The oilway across the crankcase joint and the drillway in the cylinder base face are the cause of all sorts of strife - definitely sort those.

The big breather is worth doing, but obvious. If this matters, less visual would be to fit additional breathers in a pair of the rocker covers (Webco in the US actually made some like this back in the day) and also vent the oil tank into the timing case as per the article. I've also seen an additional small-bore breather taken from the oil filler neck.

If originality is not an issue, another mod I have seen is to fit a modern spin-on oil filter in the return circuit. As well as improving filtration, this increases capacity and cooling capability. Pipework for this can be plumbed via mods to the oil filler neck, or by rerouting the return pipe via compression fittings out of and returning to the oil tank top.

If your bike has got that awful 'tuning fork' head steady from the top rear of the heads to the fuel tank mount, it will be time well spent fabricating a replacement one-piece plate bolted to the top of the heads, tying the two heads together, and with a vertical extension fixed to a lug on the under-tank frame tube - think inverted T shape. Later bikes had a similar arrangement in the form of two L-shaped plates, but the one-piece mod stiffens the whole thing up and helps prevent crankcase joint chafing.

There's a bloke in NZ who has done pretty much all there is to do on RE's - he may be along in due course to impart a little Kiwi wisdom - he knows his stuff.


TonyVanda

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Reply #116 on: April 02, 2023, 11:09:53 am
Thanks for the heads up Sandgroper. Any info before I start assembling is much appreciated. I'm not that fussed on originality as the bike is a bitzer but any mods would be tastefully done if possible. At this stage I'm interested in getting a reliable engine together.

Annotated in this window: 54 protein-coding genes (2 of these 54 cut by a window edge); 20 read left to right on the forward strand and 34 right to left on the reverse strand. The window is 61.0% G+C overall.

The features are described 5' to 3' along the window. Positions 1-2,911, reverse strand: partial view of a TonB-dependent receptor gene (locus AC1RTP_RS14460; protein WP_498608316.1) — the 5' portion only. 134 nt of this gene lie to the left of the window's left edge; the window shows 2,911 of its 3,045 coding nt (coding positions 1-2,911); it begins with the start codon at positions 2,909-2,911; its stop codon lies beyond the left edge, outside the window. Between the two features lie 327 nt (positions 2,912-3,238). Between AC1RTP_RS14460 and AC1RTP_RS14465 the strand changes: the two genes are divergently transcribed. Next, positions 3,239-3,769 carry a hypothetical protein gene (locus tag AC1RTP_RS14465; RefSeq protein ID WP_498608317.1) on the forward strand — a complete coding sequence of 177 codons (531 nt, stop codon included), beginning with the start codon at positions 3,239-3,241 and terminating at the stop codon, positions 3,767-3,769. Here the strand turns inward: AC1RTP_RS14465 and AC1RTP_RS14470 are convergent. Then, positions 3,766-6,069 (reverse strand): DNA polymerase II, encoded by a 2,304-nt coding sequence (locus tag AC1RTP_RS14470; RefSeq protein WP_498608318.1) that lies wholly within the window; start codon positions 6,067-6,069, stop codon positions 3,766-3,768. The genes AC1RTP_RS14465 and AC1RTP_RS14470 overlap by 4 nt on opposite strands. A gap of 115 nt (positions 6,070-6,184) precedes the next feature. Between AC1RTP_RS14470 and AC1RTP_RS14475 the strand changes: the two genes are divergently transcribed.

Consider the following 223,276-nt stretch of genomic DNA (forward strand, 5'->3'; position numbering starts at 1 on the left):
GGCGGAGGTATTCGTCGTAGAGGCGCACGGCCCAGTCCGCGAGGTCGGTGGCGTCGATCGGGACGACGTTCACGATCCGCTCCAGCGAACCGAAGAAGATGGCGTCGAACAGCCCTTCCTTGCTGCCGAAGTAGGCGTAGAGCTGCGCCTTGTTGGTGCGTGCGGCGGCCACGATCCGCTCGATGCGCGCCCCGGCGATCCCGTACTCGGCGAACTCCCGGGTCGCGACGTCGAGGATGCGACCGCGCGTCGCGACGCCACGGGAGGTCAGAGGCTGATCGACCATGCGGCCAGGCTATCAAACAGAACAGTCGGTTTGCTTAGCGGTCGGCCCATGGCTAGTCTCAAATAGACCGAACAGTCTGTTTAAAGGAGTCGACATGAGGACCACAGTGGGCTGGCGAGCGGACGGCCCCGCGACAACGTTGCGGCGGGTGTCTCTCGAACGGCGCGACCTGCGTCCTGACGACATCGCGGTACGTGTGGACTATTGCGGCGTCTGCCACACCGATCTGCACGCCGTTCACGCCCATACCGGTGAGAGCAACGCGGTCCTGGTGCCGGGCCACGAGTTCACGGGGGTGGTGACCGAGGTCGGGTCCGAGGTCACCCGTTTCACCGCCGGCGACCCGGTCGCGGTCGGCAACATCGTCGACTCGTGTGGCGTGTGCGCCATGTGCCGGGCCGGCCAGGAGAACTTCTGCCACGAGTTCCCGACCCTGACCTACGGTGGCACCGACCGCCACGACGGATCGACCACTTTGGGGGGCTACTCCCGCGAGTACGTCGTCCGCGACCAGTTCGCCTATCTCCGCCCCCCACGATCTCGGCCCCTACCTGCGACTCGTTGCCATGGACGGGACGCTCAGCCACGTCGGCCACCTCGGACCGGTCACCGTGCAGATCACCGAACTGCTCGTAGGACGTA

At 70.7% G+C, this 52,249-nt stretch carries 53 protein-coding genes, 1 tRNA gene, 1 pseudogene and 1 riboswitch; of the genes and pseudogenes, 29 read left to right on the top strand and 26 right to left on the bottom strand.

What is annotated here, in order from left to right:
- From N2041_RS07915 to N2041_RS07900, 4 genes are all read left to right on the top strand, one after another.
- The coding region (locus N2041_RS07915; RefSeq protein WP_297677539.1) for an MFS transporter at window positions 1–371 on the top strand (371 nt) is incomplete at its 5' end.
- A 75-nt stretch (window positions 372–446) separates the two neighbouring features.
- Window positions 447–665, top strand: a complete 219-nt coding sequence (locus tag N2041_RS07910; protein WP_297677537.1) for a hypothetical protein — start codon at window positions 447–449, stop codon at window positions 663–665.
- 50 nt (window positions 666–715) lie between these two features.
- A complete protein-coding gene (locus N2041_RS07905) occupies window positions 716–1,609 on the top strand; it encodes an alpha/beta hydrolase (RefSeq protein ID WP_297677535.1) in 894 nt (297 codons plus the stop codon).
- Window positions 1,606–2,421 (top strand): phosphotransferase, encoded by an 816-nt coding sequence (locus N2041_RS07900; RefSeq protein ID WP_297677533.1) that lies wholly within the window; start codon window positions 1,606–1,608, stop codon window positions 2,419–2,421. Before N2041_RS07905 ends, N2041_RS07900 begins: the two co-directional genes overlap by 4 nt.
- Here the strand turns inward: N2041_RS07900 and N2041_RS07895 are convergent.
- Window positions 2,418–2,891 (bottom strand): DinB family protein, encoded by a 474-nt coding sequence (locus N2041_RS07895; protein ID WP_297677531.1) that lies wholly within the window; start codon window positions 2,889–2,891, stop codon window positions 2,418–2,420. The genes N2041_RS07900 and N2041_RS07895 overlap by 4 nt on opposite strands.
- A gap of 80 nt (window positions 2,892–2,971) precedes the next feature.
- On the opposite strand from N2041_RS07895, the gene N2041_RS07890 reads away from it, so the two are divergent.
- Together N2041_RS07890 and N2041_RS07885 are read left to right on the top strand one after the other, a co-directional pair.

This week, I'm laying out the all the motor bits for contemplation...
REgards
Tv
Aarrrgh, an oil drip!


TonyVanda

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Reply #117 on: April 17, 2023, 07:32:07 am
1. Cleaning the yellow paint out of the inside of the engine cases. 
2. Cases boiled for an hour or so (on the BBQ) in a water/baking soda solution
3. High pressure washed and got most of the paint off. It was pretty soft
4. the cases were a bit stained because of the solution but still come up ok after a wire brush, some steel wool and some Autosol aluminium polish.
Aarrrgh, an oil drip!


TonyVanda

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Reply #118 on: April 17, 2023, 07:33:24 am
Here are more attachments.
Aarrrgh, an oil drip!


Adrian II

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Reply #119 on: April 17, 2023, 09:32:19 am
The yellow paint was there as a precaution against porous castings, will you be painting the inside of the cases with its modern equivalent, or leaving them bare? H's are out of stock but you might have a local equivalent.

https://accessories.hitchcocksmotorcycles.com/11922

A.

Grumpy Brit still seeking 500 AVL Bullet perfection! Will let you know if I get anywhere near...